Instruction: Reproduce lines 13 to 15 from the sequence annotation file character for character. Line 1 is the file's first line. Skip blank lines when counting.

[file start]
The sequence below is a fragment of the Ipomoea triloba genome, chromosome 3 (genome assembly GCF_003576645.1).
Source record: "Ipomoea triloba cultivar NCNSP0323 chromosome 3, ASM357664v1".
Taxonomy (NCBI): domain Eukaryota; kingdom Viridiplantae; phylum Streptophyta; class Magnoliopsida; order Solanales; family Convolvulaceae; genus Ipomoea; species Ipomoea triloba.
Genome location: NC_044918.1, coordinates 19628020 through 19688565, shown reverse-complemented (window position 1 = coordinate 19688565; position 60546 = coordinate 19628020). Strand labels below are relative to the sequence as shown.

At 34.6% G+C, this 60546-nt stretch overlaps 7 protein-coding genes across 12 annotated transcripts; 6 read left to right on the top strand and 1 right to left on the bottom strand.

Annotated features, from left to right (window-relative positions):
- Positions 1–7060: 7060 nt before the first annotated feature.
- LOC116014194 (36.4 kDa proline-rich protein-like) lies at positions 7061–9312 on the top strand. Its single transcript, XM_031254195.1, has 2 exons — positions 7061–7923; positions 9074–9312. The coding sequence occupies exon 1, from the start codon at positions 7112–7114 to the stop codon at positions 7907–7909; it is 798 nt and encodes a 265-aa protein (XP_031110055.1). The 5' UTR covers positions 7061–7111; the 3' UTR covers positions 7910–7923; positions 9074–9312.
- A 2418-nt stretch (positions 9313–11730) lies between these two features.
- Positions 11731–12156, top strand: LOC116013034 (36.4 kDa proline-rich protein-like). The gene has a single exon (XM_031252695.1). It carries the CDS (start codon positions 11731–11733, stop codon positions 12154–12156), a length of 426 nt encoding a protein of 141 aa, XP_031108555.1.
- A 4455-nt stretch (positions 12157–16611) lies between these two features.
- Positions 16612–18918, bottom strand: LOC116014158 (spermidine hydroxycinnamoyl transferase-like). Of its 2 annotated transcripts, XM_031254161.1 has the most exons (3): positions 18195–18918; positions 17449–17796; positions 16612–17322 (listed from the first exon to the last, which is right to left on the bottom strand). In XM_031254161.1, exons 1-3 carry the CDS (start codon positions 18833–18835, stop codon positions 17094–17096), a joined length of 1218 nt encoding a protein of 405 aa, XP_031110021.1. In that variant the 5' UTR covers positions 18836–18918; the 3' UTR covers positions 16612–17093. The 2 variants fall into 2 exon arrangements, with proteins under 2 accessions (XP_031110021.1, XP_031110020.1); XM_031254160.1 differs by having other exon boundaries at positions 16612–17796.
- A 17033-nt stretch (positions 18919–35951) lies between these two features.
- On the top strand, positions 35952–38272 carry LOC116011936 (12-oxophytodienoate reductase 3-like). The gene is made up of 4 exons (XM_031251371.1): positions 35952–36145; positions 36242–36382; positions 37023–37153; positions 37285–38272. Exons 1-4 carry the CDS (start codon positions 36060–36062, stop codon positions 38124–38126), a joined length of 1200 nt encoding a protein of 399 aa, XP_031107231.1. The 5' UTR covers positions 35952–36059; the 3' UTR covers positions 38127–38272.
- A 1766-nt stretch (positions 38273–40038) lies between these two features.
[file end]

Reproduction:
- A 17033-nt stretch (positions 18919–35951) lies between these two features.
- On the top strand, positions 35952–38272 carry LOC116011936 (12-oxophytodienoate reductase 3-like). The gene is made up of 4 exons (XM_031251371.1): positions 35952–36145; positions 36242–36382; positions 37023–37153; positions 37285–38272. Exons 1-4 carry the CDS (start codon positions 36060–36062, stop codon positions 38124–38126), a joined length of 1200 nt encoding a protein of 399 aa, XP_031107231.1. The 5' UTR covers positions 35952–36059; the 3' UTR covers positions 38127–38272.
- A 1766-nt stretch (positions 38273–40038) lies between these two features.